By another way, medicine has promoted research on organic syntheses; and conversely on

1 From the address of the president of the British Medical Association at the Cambridge meeting.

the reduction of foods into the more complex amino-acids before being rewoven into the tissues of life. From medicine began our recognition of the plowman as the first parent of animals and man, and our fuller knowledge of "the green plant as the fundamental capitalist."

Herbs gladly cure our flesh, because that they Finde their acquaintance there.

In the dark soil the nitrifying bacteria live on inorganic matter; so in the light some inorganic colloidal systems can build up formaldehyde (B. Moore). Medicine has introduced the chemist to the domain of the hormones and chalones, themselves also bodies of the simpler chemical constitution-some crystallizable, all able to resist prolonged boiling blended into a wonderful physico-chemical coordinating system, secretly at work all the time under the diagrams of the innocent neurologist. We may suppose indeed that every active tissue of the body, or every cell, even of bone and skin, or of the substrate of mind itself, like every individual of a social organism, contributes some element to the organic whole, some inward production necessary for growths, or for signals. There may be a world of pathological (alien or perverted) hormones as yet unexplored. May the dive inwards of epithelial cells in cancer be due to some inversion of chemotaxis, possibly under the influence of an alien (parasitic?) enzyme? Within the body then all parts are the "environment" of each-so that we have both an inner and an outer "climate," an aspect of the microcosm not to be forgotten in the field of mental disease. Thus it is that "Each part may call the farthest, brother." And these agents have a field of action far beyond the body, as we see for example in the sexual hormones. If there be a migration hormone its sphere is the world.

Again, is it not largely by medicine that the study of enzymes has thrown light upon the operations of catalysis which, like the rollers under a log or, as we now think, more by en

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gagement and disengagement like rack and pinion, is incessantly forwarding, by various intermediate series, and by reversible actions at points of concentrative equilibrium, the processes of nature? The vitamines may be of this kind, agents which have upset our cruder calculations of nutritive values; for instance, in the feeding of children, we no longer take cane sugar to be the vital equivalent of lactose, nor margarine of butter; not all the nitrogen of nutrition is included in protein, nor are phospho- and amino-lipins, nucleic acid, amino-acids, and so on, mutually convertible in the body. We must admit that the fundamental principles of nutrition have yet to be redetermined. Moreover the war has forced us to remember the mutual dependence of food kinds; that of course fats and carbohydrates are not wholly independent or equivalent; the carbohydrates can not make up any great lack of fats, nor can oxidation of fats proceed in the absence of carbohydrates.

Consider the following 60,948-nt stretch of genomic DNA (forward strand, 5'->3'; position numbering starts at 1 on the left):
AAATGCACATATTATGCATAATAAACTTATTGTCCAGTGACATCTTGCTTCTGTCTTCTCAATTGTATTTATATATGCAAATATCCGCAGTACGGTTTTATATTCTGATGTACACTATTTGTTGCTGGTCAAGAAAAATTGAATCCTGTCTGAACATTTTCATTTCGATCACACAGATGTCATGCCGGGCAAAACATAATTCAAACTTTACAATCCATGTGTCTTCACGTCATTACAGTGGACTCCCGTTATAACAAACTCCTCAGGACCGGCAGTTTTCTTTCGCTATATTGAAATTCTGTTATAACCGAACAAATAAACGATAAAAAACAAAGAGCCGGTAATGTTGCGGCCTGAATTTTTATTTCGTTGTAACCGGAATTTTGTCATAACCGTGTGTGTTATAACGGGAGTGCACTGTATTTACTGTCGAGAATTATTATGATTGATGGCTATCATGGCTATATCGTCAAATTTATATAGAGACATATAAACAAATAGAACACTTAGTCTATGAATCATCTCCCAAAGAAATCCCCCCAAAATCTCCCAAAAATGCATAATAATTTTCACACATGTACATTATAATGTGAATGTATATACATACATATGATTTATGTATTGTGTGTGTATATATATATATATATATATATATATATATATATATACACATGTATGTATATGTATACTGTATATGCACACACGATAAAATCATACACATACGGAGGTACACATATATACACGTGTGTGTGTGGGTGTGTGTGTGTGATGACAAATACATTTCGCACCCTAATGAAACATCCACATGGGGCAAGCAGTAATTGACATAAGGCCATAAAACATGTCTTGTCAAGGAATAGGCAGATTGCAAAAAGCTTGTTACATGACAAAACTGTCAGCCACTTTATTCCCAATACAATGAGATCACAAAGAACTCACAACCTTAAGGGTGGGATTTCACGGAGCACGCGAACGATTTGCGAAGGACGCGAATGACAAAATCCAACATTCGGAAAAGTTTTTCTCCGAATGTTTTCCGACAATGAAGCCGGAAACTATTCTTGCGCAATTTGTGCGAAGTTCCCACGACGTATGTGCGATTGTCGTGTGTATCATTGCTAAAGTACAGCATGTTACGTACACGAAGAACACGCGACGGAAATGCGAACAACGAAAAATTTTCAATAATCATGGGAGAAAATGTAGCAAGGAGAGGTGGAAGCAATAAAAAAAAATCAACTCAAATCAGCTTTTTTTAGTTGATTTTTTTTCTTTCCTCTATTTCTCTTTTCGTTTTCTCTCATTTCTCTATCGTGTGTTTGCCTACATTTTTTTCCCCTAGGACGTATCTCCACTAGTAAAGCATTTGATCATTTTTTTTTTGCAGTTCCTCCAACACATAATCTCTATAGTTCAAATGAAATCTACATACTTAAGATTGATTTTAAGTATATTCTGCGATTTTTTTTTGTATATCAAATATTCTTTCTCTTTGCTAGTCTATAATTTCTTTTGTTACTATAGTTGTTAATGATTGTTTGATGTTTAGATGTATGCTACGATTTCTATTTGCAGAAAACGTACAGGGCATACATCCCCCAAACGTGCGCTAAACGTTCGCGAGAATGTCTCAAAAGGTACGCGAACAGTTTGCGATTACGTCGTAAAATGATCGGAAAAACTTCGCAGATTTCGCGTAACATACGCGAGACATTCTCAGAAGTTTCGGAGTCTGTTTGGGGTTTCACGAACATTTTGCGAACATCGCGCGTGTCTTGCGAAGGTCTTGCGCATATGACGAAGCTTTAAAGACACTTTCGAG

Another system of balances in the body, as of the reciprocal functions of lung and kidney, is more obviously .chemical. Medicine has taught us how the lung deals with the CO2 ions, the kidneys with sundry other acids, so that the blood reaction is maintained with extreme nicety; and that other systems-for example, the vasomotor-are probably little less sensitive, and that there are other subtle causes of anoxaemia besides the cardio-pulmonary (Haldane); so that in medicine it is of the first importance that in all abnormal conditions the oxygen tension of bloods should be systematically ascertained and compared. The hydrogen ion concentration is consistently higher upon flesh diet, lower upon vegetable diet; but I think we have not yet learned to discriminate so subtly as Charles Kean who is said to have chosen his viands according to the parts he had to play-pork for tyrants, beef for murderers, mutton for lovers.

Next after the origin of life itself, from ancient times to this day no enigma has attracted and baffled the curious mind of man more than that of living "form." Many of our keenest minds-Haldane, D'Arcy Thompson, Osborn, Dendy, McBride, I mention a few